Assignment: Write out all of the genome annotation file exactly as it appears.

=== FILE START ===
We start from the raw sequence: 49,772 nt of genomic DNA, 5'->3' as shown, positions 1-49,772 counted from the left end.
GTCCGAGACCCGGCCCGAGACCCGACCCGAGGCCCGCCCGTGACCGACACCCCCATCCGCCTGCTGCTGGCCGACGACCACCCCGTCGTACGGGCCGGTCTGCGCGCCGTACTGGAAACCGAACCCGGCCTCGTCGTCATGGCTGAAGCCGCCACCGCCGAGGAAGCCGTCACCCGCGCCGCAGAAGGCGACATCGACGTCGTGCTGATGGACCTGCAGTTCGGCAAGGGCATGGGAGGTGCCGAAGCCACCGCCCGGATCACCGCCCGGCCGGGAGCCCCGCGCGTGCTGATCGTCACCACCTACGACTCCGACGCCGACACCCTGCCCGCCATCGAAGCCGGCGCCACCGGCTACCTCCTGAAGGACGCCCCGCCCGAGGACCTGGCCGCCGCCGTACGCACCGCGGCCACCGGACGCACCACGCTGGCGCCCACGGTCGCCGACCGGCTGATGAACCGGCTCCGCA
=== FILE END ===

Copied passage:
We start from the raw sequence: 49,772 nt of genomic DNA, 5'->3' as shown, positions 1-49,772 counted from the left end.
GTCCGAGACCCGGCCCGAGACCCGACCCGAGGCCCGCCCGTGACCGACACCCCCATCCGCCTGCTGCTGGCCGACGACCACCCCGTCGTACGGGCCGGTCTGCGCGCCGTACTGGAAACCGAACCCGGCCTCGTCGTCATGGCTGAAGCCGCCACCGCCGAGGAAGCCGTCACCCGCGCCGCAGAAGGCGACATCGACGTCGTGCTGATGGACCTGCAGTTCGGCAAGGGCATGGGAGGTGCCGAAGCCACCGCCCGGATCACCGCCCGGCCGGGAGCCCCGCGCGTGCTGATCGTCACCACCTACGACTCCGACGCCGACACCCTGCCCGCCATCGAAGCCGGCGCCACCGGCTACCTCCTGAAGGACGCCCCGCCCGAGGACCTGGCCGCCGCCGTACGCACCGCGGCCACCGGACGCACCACGCTGGCGCCCACGGTCGCCGACCGGCTGATGAACCGGCTCCGCA